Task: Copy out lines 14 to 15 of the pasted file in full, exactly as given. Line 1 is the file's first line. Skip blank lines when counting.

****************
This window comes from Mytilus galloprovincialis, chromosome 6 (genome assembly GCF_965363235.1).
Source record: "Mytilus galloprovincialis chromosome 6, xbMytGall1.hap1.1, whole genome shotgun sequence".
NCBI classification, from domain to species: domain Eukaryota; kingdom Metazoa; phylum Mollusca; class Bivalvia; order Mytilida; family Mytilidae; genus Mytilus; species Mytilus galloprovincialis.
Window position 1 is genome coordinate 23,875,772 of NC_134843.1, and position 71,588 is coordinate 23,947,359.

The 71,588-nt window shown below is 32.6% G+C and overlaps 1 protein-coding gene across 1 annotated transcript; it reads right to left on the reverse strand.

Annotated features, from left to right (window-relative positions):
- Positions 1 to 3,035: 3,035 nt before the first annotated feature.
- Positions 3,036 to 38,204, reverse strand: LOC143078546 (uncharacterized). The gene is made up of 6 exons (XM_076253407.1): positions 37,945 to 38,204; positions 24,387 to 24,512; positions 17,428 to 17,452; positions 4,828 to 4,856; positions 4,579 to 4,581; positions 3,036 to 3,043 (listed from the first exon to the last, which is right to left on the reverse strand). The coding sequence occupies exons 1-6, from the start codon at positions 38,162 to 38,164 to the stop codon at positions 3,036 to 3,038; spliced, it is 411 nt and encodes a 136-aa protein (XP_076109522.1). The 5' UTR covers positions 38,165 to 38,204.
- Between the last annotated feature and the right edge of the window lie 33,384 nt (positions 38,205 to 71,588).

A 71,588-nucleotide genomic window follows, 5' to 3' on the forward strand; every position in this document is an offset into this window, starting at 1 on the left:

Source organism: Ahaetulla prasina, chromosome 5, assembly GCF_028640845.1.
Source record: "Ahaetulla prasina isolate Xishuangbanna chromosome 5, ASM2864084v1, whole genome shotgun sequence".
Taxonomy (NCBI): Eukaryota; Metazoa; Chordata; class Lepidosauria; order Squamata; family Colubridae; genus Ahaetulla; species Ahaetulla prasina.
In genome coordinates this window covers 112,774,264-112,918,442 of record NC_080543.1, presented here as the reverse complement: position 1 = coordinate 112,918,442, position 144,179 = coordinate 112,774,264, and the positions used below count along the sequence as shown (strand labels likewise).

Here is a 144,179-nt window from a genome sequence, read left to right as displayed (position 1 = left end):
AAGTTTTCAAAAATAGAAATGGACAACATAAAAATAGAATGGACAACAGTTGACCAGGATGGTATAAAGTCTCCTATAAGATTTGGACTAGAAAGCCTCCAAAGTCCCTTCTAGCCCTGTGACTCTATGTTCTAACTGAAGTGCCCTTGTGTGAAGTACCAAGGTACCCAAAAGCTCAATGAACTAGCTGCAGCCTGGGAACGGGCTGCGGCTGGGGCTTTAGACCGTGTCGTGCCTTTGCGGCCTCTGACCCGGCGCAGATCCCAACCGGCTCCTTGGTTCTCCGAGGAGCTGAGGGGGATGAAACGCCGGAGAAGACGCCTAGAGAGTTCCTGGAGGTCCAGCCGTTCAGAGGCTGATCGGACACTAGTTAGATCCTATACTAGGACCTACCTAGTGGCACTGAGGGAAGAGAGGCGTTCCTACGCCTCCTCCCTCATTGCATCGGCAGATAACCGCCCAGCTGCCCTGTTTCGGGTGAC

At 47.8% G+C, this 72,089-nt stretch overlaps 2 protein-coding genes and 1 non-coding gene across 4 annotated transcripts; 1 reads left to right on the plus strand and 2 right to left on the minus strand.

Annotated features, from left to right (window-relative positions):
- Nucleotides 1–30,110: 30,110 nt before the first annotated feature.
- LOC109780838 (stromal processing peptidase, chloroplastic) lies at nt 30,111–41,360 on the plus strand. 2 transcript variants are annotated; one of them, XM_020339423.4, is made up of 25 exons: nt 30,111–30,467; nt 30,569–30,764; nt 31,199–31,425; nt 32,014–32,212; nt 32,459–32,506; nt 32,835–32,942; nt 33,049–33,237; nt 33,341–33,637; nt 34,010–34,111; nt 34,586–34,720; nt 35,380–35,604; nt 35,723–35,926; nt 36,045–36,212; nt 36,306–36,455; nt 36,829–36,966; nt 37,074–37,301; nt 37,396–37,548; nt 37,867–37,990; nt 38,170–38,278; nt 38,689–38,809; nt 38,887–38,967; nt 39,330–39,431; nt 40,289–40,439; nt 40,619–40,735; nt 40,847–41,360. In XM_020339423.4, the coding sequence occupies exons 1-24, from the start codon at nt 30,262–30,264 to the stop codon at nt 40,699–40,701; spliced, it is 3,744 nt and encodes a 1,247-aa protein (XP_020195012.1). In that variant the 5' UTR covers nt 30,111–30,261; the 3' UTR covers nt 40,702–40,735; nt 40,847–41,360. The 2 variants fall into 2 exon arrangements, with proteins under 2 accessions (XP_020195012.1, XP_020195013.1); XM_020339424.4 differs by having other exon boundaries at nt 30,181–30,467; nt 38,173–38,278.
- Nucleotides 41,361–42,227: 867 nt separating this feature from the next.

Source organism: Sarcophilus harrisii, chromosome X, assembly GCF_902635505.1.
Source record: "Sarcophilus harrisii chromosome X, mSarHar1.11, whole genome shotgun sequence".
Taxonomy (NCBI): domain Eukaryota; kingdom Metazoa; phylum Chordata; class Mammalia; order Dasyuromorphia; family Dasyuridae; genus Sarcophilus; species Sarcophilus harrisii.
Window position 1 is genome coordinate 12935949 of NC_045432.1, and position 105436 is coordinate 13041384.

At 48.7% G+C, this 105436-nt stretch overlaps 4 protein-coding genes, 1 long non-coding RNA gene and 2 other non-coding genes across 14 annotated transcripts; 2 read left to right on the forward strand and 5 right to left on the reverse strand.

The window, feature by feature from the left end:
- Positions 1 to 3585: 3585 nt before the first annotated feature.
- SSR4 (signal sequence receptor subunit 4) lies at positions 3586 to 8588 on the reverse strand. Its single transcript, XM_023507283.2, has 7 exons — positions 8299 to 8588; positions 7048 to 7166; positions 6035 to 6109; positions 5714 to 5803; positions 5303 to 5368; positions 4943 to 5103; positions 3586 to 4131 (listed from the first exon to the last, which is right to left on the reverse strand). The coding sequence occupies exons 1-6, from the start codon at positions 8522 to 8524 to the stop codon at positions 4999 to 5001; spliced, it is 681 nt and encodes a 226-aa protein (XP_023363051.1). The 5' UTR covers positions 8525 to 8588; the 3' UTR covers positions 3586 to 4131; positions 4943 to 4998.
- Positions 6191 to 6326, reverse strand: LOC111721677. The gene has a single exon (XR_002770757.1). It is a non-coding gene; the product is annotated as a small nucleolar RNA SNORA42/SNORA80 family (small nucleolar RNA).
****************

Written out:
In genome coordinates this window covers 112,774,264-112,918,442 of record NC_080543.1, presented here as the reverse complement: position 1 = coordinate 112,918,442, position 144,179 = coordinate 112,774,264, and the positions used below count along the sequence as shown (strand labels likewise).

Here is a 144,179-nt window from a genome sequence, read left to right as displayed (position 1 = left end):